Meal kit delivery services also saw a boom during the pandemic. For example, Blue Apron’s Q3 2020 revenue posted a 13% YOY rise; HelloFresh recorded 116.6% YOY revenue growth.9
These consumer behaviors were born out of necessity. As more people resume travel and become comfortable dining out, restaurant revenues will grow proportionally, taking their share back from groceries and meal kit delivery services. There’s one variable, though: many Americans adopted cooking as a hobby during the lockdown, and 35% of those who did so say they “enjoy cooking more than ever.”10 This will balance things out and help grocery stores and meal kit delivery services retain some of their 2020 growth.
Store closures, decreased foot traffic in retail stores, work from home and less expendable income took a toll on the apparel market, though the rise in e-commerce sales partially offset losses for large retailers. For instance, the 39% decrease in Gap in-store sales was offset by a 54% increase in its online sales, resulting in a 16% decrease in overall net sales.
Impact of the Pandemic on Large Apparel Retailers
Source: GEP | Calculations based on companies’ public financial statements
However, as restrictions ease, foot traffic is expected to return to pre-COVID-19 levels in brick-and-mortar stores. Apparel may also see a spike in sales due to pent-up demand, as people eager to take postponed vacations and reunite with friends and family may shop for new clothes to mark the occasion. Overall, apparel sales are expected to return to pre-pandemic levels, though some sales may be through e-commerce — a habit many consumers may not give up.
In recent years, the sale of sunscreen has been growing steadily as people become more educated about skincare. However, staying at home and avoiding social gatherings adversely impacted sunscreen revenues, which fell by 13-14% from the previous year.11 But as travel and social activities resumed this summer, demand is returning to pre-pandemic levels.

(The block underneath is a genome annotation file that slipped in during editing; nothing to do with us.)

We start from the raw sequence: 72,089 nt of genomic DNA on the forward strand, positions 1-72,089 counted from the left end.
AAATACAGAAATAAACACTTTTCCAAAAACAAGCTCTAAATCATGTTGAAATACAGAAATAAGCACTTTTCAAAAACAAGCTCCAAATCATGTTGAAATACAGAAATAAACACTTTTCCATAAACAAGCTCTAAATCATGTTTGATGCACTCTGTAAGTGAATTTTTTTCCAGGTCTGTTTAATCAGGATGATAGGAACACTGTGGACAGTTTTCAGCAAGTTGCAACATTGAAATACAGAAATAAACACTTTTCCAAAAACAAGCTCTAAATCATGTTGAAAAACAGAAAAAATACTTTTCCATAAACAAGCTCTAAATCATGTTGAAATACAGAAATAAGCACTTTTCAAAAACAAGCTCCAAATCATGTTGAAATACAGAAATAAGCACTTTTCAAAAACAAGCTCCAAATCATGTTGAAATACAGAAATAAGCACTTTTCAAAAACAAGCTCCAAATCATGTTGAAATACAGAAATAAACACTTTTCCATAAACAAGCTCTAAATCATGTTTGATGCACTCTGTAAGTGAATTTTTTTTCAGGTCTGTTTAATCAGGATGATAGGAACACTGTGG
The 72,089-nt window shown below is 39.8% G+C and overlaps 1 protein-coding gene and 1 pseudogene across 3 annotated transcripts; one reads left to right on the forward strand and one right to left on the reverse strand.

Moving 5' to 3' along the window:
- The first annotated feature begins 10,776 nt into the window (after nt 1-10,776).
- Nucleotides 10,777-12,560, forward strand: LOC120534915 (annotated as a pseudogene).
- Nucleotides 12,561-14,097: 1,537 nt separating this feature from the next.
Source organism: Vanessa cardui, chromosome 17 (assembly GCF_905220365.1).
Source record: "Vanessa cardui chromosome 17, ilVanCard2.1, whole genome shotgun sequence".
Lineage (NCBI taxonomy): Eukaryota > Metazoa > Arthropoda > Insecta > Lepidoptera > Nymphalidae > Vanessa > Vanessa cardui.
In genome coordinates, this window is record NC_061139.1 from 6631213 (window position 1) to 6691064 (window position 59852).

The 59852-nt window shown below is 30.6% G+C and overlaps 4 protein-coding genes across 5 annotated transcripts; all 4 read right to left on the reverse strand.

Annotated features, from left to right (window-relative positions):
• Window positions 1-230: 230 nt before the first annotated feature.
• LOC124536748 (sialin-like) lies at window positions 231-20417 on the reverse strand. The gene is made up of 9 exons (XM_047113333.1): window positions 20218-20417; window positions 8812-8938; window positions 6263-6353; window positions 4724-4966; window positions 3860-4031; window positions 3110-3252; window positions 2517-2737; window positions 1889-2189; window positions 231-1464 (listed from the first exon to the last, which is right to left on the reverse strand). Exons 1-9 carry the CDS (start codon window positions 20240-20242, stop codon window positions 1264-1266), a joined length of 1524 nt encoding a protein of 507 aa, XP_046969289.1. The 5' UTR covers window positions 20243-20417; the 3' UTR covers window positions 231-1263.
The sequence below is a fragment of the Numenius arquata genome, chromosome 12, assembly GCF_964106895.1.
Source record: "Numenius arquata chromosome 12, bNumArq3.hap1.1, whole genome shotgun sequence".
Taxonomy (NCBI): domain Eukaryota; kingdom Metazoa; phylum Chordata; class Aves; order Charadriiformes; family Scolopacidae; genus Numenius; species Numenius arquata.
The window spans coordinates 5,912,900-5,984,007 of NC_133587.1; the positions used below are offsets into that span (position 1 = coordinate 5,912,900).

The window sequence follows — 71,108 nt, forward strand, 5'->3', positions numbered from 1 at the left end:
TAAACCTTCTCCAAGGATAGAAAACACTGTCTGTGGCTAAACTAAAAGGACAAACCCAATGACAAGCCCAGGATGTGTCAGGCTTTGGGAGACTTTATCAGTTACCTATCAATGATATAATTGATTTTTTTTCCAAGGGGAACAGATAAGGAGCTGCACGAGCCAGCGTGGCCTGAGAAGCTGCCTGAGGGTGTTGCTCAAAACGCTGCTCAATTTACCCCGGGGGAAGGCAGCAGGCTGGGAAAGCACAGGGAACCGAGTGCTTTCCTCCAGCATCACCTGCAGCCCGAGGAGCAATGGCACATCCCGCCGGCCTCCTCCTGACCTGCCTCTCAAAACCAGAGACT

The cosmetics industry has enjoyed a revenue growth of 3.5% to 5.5% for the past decade, but 2020 saw a negative growth of 8%.12 This was a natural decline, as people stayed home and wore masks while out. Rather than purchasing makeup, people shifted to investing more in skincare.13 While this shift points to a change in priorities, the question is that of permanence. Now that the mask requirements are easing in the U.S., will customers continue to prioritize skincare over cosmetics? The cosmetics revenue figures for 2021 so far indicate that this won’t be the case. A case in point: e.l.f. Beauty is reporting a 24% increase in sales for the final fiscal quarter of 2021, compared with the same period in 2020.14 This spike in sales will help the industry recover some of its losses and set an optimistic stage for 2022.
In 2020, major newspapers such as USA TODAY and The Washington Post published stories about the pronounced increase in pet adoption during the pandemic; rescue animals became TIME’s 2020 Pet of the Year. There were so many pet adoptions last year that shelters were running low on animals. For pet supply companies, this meant more customers and increased revenues. For example, Chewy, an e-commerce retailer of pet food and other pet supplies, reported net sales of $7.15 billion in 2020, a 47% YOY increase. Other companies such as BarkBox and Petco also experienced substantial growth in 2020 and are now leveraging that momentum to file an IPO. As pets are a long-term commitment, the increased demand in this category will be sustained.
During the pandemic, homes doubled as daycare centers, schools and offices, prompting many people to upgrade to larger spaces. Despite low inventory, home sales have been on the rise. According to the National Association of Realtors, existing-home sales were up 10.5% in August 2020 compared to August 2019 and ultimately reached an annual rate of 6 million homes sold year to date, the highest in 15 years.15
This, combined with people spending more time at home, has led to increased sales in the home and garden categories. In August 2020, Home Depot reported $38.1 billion in sales, a 23.4% increase from the second quarter of the 2019 fiscal year. Similarly, Lowe’s reported $27.3 billion in sales in the second quarter of the 2020 fiscal year, up 30% compared to the same period in 2019.
As restrictions lift, people are likely to spend less time at home focusing on DIY projects. However, those who recently bought homes will likely continue these projects for several more months. As a result, the home and garden categories are expected to see sustained growth for several more months, and gradually return to pre-pandemic growth levels.